Then again, the self-imposed task of feeding our blog, which you’re reading from now, could be a kind of protocol. To tell short stories, most often produced soon after an empirical experience (in Kiruna, or elsewhere), that leaves things open, we think protects us from excluding things that appears as non-relevant at first but that can prove extremely relevant later on.

Kiruna LKAB Management Researcher Worker

Moods in the field

The morale of this story is that any kind of social science research implies going in and out of moods. Being in a mood, and throughout life, in different contexts, going in and out of moods, is a precondition for human lives. And of course, this is a lived experience that is totally left out in social science textbooks, conferences and PhD education. Different moods imply different conversations, different writing, different analysis, different reading, different, well, you name it. So, here follows a rather moody text about different moods in our project – so far.

At first, we passionately ”wrote” the project (i.e. research applications). Passion, then, was the primary mood. Then when entering the field in Kiruna, we fell in love with the project. Love at first sight, actually. Call it “the Kiruna people effect”, all the stories they told, the way they did it. The mine and the people are deeply, historically, connected, and so are our interests in the project, changing power relations and the labour process.

After that we got into a sort of “nitty-gritty” mood; visiting the site, trying to understand the complexities in rather familiar ways (eg. very loose conversations, normally called interviews in the genre of social science) and in unfamiliar ways (eg. shooting film, taking photos, writing blogposts, making music). The prime mood in this stage was joy.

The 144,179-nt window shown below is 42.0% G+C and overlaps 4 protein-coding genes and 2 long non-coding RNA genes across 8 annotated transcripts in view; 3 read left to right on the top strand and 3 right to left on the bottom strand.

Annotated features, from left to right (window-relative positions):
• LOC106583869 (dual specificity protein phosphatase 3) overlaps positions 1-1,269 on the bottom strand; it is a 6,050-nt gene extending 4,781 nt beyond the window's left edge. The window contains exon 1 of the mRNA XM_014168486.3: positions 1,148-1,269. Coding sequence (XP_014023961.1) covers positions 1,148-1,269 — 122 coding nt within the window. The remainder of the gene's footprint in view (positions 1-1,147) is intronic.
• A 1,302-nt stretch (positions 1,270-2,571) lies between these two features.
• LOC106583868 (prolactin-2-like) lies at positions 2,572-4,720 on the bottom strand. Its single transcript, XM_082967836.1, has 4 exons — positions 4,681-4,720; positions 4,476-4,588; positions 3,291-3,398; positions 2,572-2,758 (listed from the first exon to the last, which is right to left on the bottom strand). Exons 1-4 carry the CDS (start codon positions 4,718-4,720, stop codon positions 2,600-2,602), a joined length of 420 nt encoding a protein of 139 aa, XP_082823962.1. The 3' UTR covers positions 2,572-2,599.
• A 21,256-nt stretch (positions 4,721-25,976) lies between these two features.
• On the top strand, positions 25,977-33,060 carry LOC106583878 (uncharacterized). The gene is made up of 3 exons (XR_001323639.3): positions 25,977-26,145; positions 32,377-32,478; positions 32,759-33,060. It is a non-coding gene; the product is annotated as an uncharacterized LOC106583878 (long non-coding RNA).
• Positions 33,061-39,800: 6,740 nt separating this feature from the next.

Then all of a sudden, we stumbled upon problems: we were denied entry to the mine. The mood here was a mild shock. The post-shock mood, at first, was of the kind that “this will be solved”, a mood best called pragmatic. Working in this mood for a couple of months, eventually realizing that this will most likely not be sorted out, led to a post-shock sadness (on some days, even a bit anger) mood. The project continued, but was seriously changed as we could no more observe and take part in the daily work in the mine, and also losing out on the top-management perspective.

However, sadness turned to a need to change plans. We entered into a sort of a strategy mood and started to focus on broader categories of people and society. These had been on our “radar” and in our plans, but now we took time and effort to meet and engage. New meetings, new people, brought back some of the initial passion and love (meeting new people up here always do!), but experiencing difficulties meeting more employees of the company (as we’re always honest with them about how top management approaches us, employees get a bit worried, even though they would like to meet us), there is always a semi-dark cloud of hanging over the project.

This is where we are today, reflecting on our research process in a hotel room in Kiruna (where we are right now). Time has therefore come to start taking stock of what we have, partly in order to start writing up, partly to return to the field with analyses.

Book Researcher Review

Spatial divisions of labour

We think that it is always of great interest to read a so-called classic book. Doreen Massey’s book Spatial Divisions of Labour (social structures and the geography of production) is definitely a social science classic and a relevant one for our project (Palgrave, second edition, 1984/1995). In Tommy’s words: